It sounds like a nightmare: A pilot falling asleep at the controls during a commercial flight.
The reality? It's common. Very common. As in ...
“I've never fallen asleep on the flight deck, but I've twice looked over and saw the other pilot sleeping,” a commercial airline pilot told me the other day.
“So what did you do?” I asked
“I said, 'Hey dude,' and they woke up, said they were sorry,” the pilot said.
Feel free to let your jaw hit the floor here. And it gets worse: According to a poll released by The British Airline Pilots' Association (BALPA), half of pilots surveyed admitted to falling asleep on the flight deck, and nearly 30 percent of them woke up to find the OTHER PILOT SLEEPING.
Sorry about the screaming there. I panicked. But yes. Both pilots. Asleep.
“The study sounds about the right,” the pilot, who asked to remain anonymous, told me.
Now, you may ask yourself: Why would the pilots' union release findings like these? Reason was simple: New rules are being proposed in the European Union that would cut recovery time for pilots after a flight.
Here in America, the tide is going in the other direction. Pilots will get more time than they currently have to recover after a flight.
As of now, pilots get a minimum of nine hours between flights. That's nine hours from landing to takeoff, and it's been this way since the start of the jet age, the pilot told me.
In the meantime — and for the last 50 years or so — fatigued pilots have been routinely falling asleep in the cockpit.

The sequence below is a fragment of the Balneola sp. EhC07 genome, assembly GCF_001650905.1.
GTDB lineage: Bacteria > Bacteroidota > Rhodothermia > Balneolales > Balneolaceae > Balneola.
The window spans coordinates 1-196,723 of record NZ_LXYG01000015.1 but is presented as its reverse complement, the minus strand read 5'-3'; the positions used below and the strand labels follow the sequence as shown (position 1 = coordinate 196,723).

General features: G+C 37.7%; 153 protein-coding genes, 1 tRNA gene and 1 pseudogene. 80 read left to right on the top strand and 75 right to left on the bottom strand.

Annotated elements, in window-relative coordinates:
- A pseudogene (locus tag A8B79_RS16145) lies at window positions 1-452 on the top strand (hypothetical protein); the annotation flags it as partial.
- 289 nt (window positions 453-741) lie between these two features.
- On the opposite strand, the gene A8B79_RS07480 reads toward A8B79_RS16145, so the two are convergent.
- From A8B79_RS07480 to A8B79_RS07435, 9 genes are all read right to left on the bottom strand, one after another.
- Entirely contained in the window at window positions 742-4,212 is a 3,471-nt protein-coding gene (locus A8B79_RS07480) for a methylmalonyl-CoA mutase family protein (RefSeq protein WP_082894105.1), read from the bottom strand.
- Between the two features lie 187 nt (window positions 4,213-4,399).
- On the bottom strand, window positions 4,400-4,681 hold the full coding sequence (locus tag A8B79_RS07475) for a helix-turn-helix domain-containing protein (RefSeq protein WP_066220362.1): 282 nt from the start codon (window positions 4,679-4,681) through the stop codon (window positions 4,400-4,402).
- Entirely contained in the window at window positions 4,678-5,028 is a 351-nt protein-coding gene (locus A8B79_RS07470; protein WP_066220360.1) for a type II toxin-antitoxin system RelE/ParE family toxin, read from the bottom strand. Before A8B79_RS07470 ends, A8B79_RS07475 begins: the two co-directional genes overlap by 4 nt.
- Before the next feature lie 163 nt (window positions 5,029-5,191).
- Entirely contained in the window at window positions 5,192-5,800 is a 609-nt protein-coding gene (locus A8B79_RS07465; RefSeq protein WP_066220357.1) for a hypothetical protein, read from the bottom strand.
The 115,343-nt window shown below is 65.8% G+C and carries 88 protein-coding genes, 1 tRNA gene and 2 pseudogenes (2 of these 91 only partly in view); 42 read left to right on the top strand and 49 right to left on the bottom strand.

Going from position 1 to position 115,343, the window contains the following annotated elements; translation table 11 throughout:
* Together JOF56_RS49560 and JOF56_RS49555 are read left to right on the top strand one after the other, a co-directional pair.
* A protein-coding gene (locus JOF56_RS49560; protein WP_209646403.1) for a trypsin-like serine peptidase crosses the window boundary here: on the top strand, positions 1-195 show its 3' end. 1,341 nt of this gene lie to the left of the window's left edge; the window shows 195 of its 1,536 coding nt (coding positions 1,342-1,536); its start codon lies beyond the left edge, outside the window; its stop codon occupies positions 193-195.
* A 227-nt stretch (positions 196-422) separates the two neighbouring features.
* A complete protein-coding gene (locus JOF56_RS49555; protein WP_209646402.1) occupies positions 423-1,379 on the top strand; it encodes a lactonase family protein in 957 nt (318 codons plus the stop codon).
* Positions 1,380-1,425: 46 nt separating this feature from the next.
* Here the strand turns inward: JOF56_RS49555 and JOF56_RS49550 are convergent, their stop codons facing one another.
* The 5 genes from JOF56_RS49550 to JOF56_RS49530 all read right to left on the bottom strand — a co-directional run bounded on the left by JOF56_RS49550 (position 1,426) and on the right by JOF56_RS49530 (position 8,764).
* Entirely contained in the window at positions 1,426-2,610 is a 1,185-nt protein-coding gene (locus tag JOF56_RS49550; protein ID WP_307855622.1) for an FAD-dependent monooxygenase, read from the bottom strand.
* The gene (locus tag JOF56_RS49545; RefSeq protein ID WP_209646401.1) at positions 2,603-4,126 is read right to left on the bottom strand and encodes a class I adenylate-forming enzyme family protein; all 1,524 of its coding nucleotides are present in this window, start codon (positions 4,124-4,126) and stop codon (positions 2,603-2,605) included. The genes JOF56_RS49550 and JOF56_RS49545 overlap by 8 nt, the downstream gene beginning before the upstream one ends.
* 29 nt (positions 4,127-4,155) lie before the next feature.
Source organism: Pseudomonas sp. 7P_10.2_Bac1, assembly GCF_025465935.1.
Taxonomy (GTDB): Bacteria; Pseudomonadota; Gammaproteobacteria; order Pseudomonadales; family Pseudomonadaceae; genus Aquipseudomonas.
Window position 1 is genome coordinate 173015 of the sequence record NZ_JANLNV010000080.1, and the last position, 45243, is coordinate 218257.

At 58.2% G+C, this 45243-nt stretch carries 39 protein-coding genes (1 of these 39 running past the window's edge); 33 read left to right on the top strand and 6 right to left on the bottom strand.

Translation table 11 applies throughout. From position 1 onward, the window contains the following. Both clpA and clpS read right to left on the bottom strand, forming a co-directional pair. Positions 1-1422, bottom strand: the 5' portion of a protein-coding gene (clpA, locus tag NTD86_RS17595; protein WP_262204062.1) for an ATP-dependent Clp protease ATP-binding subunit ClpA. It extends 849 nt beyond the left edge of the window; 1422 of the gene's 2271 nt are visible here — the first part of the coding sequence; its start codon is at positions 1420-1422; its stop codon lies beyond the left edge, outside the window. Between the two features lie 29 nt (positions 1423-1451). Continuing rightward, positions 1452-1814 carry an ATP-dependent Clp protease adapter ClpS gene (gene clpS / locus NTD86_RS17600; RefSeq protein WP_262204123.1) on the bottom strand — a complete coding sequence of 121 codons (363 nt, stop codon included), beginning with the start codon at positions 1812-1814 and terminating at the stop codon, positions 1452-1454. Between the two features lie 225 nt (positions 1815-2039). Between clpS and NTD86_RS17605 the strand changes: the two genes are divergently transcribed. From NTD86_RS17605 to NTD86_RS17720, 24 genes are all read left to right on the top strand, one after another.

“Airlines do have fatigue risk policies, but it's a catch-22,” the pilot told me. “If you feel like you're too tired to fly, you can call in fatigued, and they'll remove you from the flight. But the 'gotcha' is — and this depends on which airline you fly for — you might not get paid.”
And considering many junior pilots — known as “first officers” — make about $25,000 a year, especially on the smaller, regional airlines, calling out fatigued is not something pilots want to do.
Now to be clear, a pilot — or even both pilots — falling asleep at the controls is not as completely terrible as it sounds. Planes fly on autopilot. But ...
“Every flight has inherent danger,” the pilot told me. “Engine problems can crop up at any time. And if there's rapid decompression, and you don't get oxygen mask on in time ... listen, one person is totally capable of flying the plane, but during an emergency? Two people need to be at the controls when anything weird happens.”
Is anyone's else heart beating a little faster right now? I don't know about you, but next time I fly, I'm coming on board and handing out Starbucks ventis to anyone with stripes on their shoulders.
The pilot I spoke with said he wanted to be a pilot his whole life and had no idea pilots would conk out in the cockpit with alarming regularity until he became a pilot himself.
“There's a joke,” he said. “The captain tells the first officer, 'Don't let me catch you sleeping when I wake up.'”
Anyway, the issue here doesn't lie with the pilots; when you're tired, you fall asleep. We're lousy at staying awake, in general. More than 37 percent of American drivers admit to falling asleep at the wheel, according to a study done by the National Sleep Foundation.
The problem lies with the rules. Lousy hotels, quick turnarounds, horrible pay. Apparently, the rules are changing for the better, but know this: Every time you've been on a plane in your life, there's a decent chance the pilot was in sleepy dreamland.
Something tells me that's more dangerous than using my cell phone while in the air.
Jeff Edelstein can be reached at firstname.lastname@example.org, facebook.com/jeffreyedelstein and @jeffedelstein on Twitter.